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Asset Protection Strategies

The Basics

It’s a dangerous world out there, and the more success you garner as a professional or business owner, the more you’ll need to protect your assets. Once you’ve started to acquire any quantity of assets, you’ll have to come up with a plan to protect them against creditors, predators and that ever-voracious taxman. Doing this well calls for a bit of judicious organization and the help of an experienced estate planning lawyer.

The available strategies for protecting your assets are numerous and complex. Here are some popular ideas from the asset protection attorneys at Heffel Law Firm.

Jointly-Held Accounts

If you think joint accounts sound like a good idea, you might want to think again. Whether you enter this sort of arrangement with a minor child, a senior parent, a spouse or a business partner, each participant in any type of joint account is putting his financial health at serious risk. While all may be roses at the beginning, trouble could soon arise if one partner should take it upon himself to withdraw funds without the other’s knowledge or permission. Things can go downhill even faster if one of the participants should:

  • Become embroiled in a lawsuit.
  • File for divorce.
  • Run afoul of the tax collector.
  • Overdraw the account.

If this sort of thing should happen, the innocent party to the jointly-held account is nevertheless equally liable. From a legal standpoint, the equity in a joint account belongs to each participant equally. The risk does as well, and since both participants have equal access to this type of account, you’d better trust your partner implicitly.

The potential problems with joint ownership extend beyond bank accounts. Each of the parties to a joint business partnership, loan, home purchase or anything similar is courting an identical sort of risk. If such a situation should prove unavoidable, try to keep the total investment as low as you possibly can.


Your financial liability will vary with your choice of profession. For instance, the medical fields are famous for exposing doctors and dentists to malpractice proceedings, but no professional who deals with the public is ever entirely free from the threat of a lawsuit. The right kind of insurance will go a long way to mitigate any possible impact. Here, your choices include:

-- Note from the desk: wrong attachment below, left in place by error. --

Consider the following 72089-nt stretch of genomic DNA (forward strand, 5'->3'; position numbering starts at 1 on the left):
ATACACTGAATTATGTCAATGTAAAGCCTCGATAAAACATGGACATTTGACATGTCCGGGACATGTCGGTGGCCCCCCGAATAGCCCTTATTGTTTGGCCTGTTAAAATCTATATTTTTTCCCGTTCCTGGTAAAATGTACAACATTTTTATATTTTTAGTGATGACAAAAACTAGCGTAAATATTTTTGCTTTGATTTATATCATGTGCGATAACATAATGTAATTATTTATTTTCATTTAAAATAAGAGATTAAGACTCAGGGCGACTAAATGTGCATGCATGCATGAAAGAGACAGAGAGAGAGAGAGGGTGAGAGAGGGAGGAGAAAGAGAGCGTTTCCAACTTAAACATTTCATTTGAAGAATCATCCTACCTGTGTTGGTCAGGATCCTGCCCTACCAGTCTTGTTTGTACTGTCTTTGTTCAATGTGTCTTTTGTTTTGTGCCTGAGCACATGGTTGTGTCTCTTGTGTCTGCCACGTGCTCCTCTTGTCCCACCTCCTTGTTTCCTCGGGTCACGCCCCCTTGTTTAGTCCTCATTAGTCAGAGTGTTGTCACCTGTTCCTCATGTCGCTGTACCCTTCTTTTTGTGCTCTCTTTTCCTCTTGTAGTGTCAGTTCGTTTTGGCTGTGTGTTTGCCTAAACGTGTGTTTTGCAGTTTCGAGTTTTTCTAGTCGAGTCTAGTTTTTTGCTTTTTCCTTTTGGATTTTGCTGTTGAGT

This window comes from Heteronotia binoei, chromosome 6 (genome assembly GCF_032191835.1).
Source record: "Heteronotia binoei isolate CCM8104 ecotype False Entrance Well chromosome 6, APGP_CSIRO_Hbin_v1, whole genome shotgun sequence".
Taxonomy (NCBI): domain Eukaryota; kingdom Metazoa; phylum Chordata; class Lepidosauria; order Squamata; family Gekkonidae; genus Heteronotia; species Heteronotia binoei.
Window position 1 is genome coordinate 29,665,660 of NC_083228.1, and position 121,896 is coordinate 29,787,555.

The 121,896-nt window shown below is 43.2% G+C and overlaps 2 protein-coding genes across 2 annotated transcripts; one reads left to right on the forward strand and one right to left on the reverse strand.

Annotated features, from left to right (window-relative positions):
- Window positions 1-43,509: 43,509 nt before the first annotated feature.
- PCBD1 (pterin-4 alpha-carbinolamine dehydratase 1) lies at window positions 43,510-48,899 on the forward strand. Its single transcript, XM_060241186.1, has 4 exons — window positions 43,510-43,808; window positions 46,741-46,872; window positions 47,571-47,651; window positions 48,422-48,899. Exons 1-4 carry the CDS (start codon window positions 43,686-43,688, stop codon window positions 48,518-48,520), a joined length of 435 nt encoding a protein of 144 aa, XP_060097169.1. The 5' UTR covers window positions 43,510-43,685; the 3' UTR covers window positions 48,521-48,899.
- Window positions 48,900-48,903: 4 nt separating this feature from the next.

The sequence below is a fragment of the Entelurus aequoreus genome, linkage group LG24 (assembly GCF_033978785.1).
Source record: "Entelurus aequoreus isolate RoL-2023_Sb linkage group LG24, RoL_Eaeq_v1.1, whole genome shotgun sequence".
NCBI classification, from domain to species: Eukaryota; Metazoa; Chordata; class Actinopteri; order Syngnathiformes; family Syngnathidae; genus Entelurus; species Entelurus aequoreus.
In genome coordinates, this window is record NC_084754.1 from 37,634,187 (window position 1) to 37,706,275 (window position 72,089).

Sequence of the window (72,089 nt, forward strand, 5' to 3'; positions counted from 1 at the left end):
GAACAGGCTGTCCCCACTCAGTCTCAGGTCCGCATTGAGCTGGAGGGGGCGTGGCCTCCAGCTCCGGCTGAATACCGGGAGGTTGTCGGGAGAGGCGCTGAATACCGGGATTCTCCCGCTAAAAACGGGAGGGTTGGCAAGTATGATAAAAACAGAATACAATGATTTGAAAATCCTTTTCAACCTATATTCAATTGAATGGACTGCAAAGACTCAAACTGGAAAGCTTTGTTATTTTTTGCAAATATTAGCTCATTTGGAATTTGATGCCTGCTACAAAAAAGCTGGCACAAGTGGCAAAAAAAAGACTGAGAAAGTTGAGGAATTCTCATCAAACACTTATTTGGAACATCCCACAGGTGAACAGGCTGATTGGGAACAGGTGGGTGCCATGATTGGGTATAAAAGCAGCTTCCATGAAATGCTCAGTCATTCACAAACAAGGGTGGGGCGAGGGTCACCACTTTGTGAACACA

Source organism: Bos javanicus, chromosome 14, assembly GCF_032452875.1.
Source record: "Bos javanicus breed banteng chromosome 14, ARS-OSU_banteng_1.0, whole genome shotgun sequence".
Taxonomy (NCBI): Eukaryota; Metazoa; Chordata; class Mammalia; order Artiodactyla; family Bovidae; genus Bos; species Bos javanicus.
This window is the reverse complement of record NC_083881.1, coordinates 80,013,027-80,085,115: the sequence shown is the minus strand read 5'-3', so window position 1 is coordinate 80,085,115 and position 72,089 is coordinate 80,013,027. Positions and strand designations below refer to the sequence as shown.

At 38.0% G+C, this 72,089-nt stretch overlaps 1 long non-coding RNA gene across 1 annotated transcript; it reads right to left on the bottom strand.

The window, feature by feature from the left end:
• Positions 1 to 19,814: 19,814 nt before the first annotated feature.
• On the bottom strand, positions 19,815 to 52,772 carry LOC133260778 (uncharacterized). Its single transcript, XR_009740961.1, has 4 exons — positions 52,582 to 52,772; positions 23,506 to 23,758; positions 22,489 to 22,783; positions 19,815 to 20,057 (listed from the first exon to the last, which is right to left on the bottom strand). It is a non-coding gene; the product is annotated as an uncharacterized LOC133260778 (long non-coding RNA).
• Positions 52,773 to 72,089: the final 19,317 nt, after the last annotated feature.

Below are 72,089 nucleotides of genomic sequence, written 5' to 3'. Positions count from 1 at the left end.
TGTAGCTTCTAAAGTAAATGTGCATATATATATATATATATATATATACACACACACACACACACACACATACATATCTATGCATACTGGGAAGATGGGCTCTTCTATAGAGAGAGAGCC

• Homeowners insurance. This will protect your interests if someone should come to harm within the boundaries of your property.
  • Commercial liability insurance. Designed for the defense of business owners, it covers you if someone is injured on your premises or suffers harm at the hands of an employee.
  • Workers’ compensation insurance. If you have even one worker in your employ, the law will mandate that you carry this protection.
  • Auto insurance. Always buy the best and the most you can afford.
  • Umbrella coverage. This insurance will have your back in all cases for which your regular policy fails to meet your needs.
  • Long-term care insurance. Whether you receive it at home or in a nursing facility, long-term care for chronic ailments can wipe you out financially. Buying coverage while you’re still young and healthy will help reduce the size of your premiums.

Small Business Strategies

If you own your own business, it is vital to do whatever you must to keep your personal assets separate from those of your company. To protect your private holdings from creditors and lawsuits, your choice of commercial entity is paramount. In this realm, the most common options are:

  • Sole proprietorship.
  • General partnership.
  • Limited partnership.
  • Corporation.
  • Limited liability company or LLC.

With a sole proprietorship, any claim against the business itself is also a claim against its owner. A general partnership is nearly as bad since equal partners in business are at the same risk as those in any sort of jointly-held account. Limited partnerships, corporations and LLCs will be far better at protecting your personal assets, and the attorneys at Heffel Law Firm can help you decide on the best course of action.